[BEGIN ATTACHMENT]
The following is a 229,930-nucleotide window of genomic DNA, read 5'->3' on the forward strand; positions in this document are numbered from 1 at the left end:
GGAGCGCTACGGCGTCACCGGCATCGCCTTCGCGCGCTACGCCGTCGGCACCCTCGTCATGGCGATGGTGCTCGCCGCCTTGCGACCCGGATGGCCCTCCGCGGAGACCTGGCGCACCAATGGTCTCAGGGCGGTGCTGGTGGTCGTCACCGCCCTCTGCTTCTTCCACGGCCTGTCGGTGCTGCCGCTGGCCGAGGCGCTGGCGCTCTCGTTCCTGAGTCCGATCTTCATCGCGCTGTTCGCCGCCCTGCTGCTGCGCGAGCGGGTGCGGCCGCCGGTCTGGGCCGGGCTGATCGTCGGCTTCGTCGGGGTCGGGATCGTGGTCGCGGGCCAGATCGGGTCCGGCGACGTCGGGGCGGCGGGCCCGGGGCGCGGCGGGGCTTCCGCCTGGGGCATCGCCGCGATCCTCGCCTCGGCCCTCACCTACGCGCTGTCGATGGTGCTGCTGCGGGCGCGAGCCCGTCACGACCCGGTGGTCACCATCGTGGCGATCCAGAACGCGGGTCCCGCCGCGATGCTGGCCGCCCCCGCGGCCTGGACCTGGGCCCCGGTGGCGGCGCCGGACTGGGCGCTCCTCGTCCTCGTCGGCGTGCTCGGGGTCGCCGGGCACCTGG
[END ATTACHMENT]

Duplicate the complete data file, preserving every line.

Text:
The following is a 229,930-nucleotide window of genomic DNA, read 5'->3' on the forward strand; positions in this document are numbered from 1 at the left end:
GGAGCGCTACGGCGTCACCGGCATCGCCTTCGCGCGCTACGCCGTCGGCACCCTCGTCATGGCGATGGTGCTCGCCGCCTTGCGACCCGGATGGCCCTCCGCGGAGACCTGGCGCACCAATGGTCTCAGGGCGGTGCTGGTGGTCGTCACCGCCCTCTGCTTCTTCCACGGCCTGTCGGTGCTGCCGCTGGCCGAGGCGCTGGCGCTCTCGTTCCTGAGTCCGATCTTCATCGCGCTGTTCGCCGCCCTGCTGCTGCGCGAGCGGGTGCGGCCGCCGGTCTGGGCCGGGCTGATCGTCGGCTTCGTCGGGGTCGGGATCGTGGTCGCGGGCCAGATCGGGTCCGGCGACGTCGGGGCGGCGGGCCCGGGGCGCGGCGGGGCTTCCGCCTGGGGCATCGCCGCGATCCTCGCCTCGGCCCTCACCTACGCGCTGTCGATGGTGCTGCTGCGGGCGCGAGCCCGTCACGACCCGGTGGTCACCATCGTGGCGATCCAGAACGCGGGTCCCGCCGCGATGCTGGCCGCCCCCGCGGCCTGGACCTGGGCCCCGGTGGCGGCGCCGGACTGGGCGCTCCTCGTCCTCGTCGGCGTGCTCGGGGTCGCCGGGCACCTGG